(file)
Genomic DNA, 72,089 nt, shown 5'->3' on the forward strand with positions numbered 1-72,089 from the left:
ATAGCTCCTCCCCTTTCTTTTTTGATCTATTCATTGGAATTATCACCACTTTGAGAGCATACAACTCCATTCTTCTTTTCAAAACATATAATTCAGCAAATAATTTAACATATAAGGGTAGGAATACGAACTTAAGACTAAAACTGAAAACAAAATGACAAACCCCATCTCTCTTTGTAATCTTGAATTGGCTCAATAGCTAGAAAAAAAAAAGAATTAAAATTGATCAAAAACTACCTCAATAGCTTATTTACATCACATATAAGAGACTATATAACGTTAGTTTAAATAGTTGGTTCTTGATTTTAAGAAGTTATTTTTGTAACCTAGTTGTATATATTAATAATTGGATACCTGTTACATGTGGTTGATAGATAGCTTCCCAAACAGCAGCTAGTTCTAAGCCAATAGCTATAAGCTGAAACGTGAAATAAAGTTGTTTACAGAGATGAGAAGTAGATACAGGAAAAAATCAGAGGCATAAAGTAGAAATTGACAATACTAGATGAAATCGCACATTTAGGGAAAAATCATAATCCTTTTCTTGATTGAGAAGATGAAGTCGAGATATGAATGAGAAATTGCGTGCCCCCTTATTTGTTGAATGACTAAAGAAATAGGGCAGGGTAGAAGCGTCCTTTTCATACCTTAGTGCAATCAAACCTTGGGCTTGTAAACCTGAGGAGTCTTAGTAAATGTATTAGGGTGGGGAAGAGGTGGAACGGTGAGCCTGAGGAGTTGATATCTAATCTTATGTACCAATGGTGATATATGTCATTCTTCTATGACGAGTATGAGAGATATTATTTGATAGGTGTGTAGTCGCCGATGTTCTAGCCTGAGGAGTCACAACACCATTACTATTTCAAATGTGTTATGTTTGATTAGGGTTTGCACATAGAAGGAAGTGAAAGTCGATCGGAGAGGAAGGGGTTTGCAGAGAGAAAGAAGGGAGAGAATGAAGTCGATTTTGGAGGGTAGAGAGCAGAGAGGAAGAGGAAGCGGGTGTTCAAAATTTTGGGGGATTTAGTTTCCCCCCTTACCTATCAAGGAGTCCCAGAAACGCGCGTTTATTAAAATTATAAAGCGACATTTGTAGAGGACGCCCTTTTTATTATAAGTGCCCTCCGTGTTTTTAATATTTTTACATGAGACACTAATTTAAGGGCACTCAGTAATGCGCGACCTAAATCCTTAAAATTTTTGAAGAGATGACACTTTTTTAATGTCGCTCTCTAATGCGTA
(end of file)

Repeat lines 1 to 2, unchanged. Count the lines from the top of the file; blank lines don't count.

Genomic DNA, 72,089 nt, shown 5'->3' on the forward strand with positions numbered 1-72,089 from the left:
ATAGCTCCTCCCCTTTCTTTTTTGATCTATTCATTGGAATTATCACCACTTTGAGAGCATACAACTCCATTCTTCTTTTCAAAACATATAATTCAGCAAATAATTTAACATATAAGGGTAGGAATACGAACTTAAGACTAAAACTGAAAACAAAATGACAAACCCCATCTCTCTTTGTAATCTTGAATTGGCTCAATAGCTAGAAAAAAAAAAGAATTAAAATTGATCAAAAACTACCTCAATAGCTTATTTACATCACATATAAGAGACTATATAACGTTAGTTTAAATAGTTGGTTCTTGATTTTAAGAAGTTATTTTTGTAACCTAGTTGTATATATTAATAATTGGATACCTGTTACATGTGGTTGATAGATAGCTTCCCAAACAGCAGCTAGTTCTAAGCCAATAGCTATAAGCTGAAACGTGAAATAAAGTTGTTTACAGAGATGAGAAGTAGATACAGGAAAAAATCAGAGGCATAAAGTAGAAATTGACAATACTAGATGAAATCGCACATTTAGGGAAAAATCATAATCCTTTTCTTGATTGAGAAGATGAAGTCGAGATATGAATGAGAAATTGCGTGCCCCCTTATTTGTTGAATGACTAAAGAAATAGGGCAGGGTAGAAGCGTCCTTTTCATACCTTAGTGCAATCAAACCTTGGGCTTGTAAACCTGAGGAGTCTTAGTAAATGTATTAGGGTGGGGAAGAGGTGGAACGGTGAGCCTGAGGAGTTGATATCTAATCTTATGTACCAATGGTGATATATGTCATTCTTCTATGACGAGTATGAGAGATATTATTTGATAGGTGTGTAGTCGCCGATGTTCTAGCCTGAGGAGTCACAACACCATTACTATTTCAAATGTGTTATGTTTGATTAGGGTTTGCACATAGAAGGAAGTGAAAGTCGATCGGAGAGGAAGGGGTTTGCAGAGAGAAAGAAGGGAGAGAATGAAGTCGATTTTGGAGGGTAGAGAGCAGAGAGGAAGAGGAAGCGGGTGTTCAAAATTTTGGGGGATTTAGTTTCCCCCCTTACCTATCAAGGAGTCCCAGAAACGCGCGTTTATTAAAATTATAAAGCGACATTTGTAGAGGACGCCCTTTTTATTATAAGTGCCCTCCGTGTTTTTAATATTTTTACATGAGACACTAATTTAAGGGCACTCAGTAATGCGCGACCTAAATCCTTAAAATTTTTGAAGAGATGACACTTTTTTAATGTCGCTCTCTAATGCGTA